On Thursday this week, half a million 17- and 18-year-olds in Britain will find out their A-Level exam results, and whether they’ve done well enough to get into their chosen university. For those that don’t make the grade — usually around 10% — a race begins to find the best alternative place through a system called Clearing, run by the Universities and Colleges Admissions Service (UCAS), a non-profit which administers the application process for British universities.
From 8am on that one day in the year, there’s a surge of activity as successful students are allocated places, while others log on to start searching for alternatives. It’s a big day for the IT team at UCAS, says Nick Harper, Head of Enterprise Technology Architecture:
The load is phenomenal for that particular system. It makes it quite an interesting day.
It’s possible there will be even more students reassessing their options this year, after the UK government mandated tougher standards — although there’s been some confusion over the exact impact of the new grading.
Whatever happens, the traffic spike on results day is dramatic, says Mark Woodfield, Head of Technology Development:
It’s many hundreds of percent higher load — we go from thousands of hits to millions within a few hour window. It’s an unprecedented scaling-up that only really happens to large-scale organizations that have very particular deadlines or times that they scale.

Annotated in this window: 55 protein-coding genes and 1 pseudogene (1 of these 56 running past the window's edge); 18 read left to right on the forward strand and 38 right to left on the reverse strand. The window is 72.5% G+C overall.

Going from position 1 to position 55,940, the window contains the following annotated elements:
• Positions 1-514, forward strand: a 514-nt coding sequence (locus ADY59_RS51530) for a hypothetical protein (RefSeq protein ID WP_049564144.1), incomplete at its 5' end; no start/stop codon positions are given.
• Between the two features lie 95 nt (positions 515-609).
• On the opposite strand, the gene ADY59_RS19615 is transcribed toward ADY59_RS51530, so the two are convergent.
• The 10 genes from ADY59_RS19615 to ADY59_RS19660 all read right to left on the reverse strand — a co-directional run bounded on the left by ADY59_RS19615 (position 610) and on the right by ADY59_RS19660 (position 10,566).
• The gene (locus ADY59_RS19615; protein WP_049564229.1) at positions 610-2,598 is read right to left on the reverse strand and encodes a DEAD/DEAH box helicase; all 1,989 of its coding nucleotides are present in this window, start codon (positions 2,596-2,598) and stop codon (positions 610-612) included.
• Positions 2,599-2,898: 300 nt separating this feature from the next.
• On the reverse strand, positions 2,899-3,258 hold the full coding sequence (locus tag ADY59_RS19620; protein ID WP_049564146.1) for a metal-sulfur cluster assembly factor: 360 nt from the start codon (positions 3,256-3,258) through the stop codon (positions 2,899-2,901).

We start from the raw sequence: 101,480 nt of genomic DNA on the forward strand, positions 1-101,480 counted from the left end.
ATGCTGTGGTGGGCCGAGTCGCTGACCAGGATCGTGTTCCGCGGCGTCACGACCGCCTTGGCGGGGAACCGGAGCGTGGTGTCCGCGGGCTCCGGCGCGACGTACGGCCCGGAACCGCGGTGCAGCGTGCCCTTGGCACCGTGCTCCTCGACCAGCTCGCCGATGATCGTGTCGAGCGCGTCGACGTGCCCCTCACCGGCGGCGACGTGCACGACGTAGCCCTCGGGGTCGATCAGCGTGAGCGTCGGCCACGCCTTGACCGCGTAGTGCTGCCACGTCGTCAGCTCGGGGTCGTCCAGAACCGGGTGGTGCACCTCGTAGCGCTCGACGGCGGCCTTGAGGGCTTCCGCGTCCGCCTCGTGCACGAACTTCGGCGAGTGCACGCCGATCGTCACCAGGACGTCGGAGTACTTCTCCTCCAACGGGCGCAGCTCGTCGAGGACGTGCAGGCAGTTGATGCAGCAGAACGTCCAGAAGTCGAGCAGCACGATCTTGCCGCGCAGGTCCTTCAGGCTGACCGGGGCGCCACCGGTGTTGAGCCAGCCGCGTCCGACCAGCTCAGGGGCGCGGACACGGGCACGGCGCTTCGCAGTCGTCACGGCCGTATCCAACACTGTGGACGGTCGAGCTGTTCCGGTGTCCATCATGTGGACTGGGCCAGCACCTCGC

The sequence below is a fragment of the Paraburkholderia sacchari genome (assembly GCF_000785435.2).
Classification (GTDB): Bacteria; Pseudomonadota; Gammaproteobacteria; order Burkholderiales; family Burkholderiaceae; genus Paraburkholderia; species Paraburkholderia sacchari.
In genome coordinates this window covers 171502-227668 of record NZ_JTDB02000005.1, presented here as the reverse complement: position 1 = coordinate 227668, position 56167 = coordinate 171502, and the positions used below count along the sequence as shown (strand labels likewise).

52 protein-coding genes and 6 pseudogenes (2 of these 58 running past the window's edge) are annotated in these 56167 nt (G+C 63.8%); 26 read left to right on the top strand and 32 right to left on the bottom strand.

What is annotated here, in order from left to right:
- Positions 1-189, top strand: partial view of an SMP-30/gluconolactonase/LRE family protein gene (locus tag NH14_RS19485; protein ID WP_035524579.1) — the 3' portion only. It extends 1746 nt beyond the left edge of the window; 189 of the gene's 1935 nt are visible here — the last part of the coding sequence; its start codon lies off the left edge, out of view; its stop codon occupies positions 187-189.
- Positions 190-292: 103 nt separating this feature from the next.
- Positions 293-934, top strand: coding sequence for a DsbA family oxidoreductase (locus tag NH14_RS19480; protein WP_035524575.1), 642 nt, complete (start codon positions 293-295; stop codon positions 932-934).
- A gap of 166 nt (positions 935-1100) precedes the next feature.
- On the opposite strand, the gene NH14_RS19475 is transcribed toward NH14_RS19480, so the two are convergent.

We’re like when you get some of the phone-in telephone shows with voting deadlines. We have a similar kind of scale where we go from nothing to a million miles an hour.
Mission-critical in the cloud
There was a time when UCAS had to physically ship in rented hardware systems to supplement its on-premise systems for that one day of the year — its predecessor UCCA starting using computers to manage the process as long ago as 1964. But this was a costly and unwieldy way of handling the annual spike in load. So UCAS became one of the first organizations in its sector to move mission-critical computing to the public cloud, explains Woodfield:
We moved to Amazon in 2012-2013, which was quite early, especially for the education sector and a charity. We had to. We knew the cloud was the only option for us. We were quite fortunate we got the backing to move to that.
But as is so often the case, moving its existing systems to the cloud was just the first step for UCAS. A much more fundamental transformation is now under way, with the organization harnessing new technology to build next-generation digital systems. It’s an important step, says Woodfield:
The move to digital allows us to go more elegantly.
It was ‘old wine in new bottles,’ whereas what we have in place with our digital acceleration service is applications that are built to scale, and scale rapidly.
The transformation effort makes use of Amazon Web Services (AWS) and Microsoft Azure public cloud, and maximizes deployment of commercial off-the-shelf (COTS) products in preference to custom-built, in-house platforms. But while UCAS is taking the opportunity to branch out into new areas, it has to balance the desire to innovate with the need to deliver a robust service. As Harper explains:
What we’re doing in the new world is still our core services — but we are trying to do it in a more agile, iterative, evolutionary way to get to an end state. It still has to be delivered with a high degree of control and governance and certainty. So it’s still quite challenging.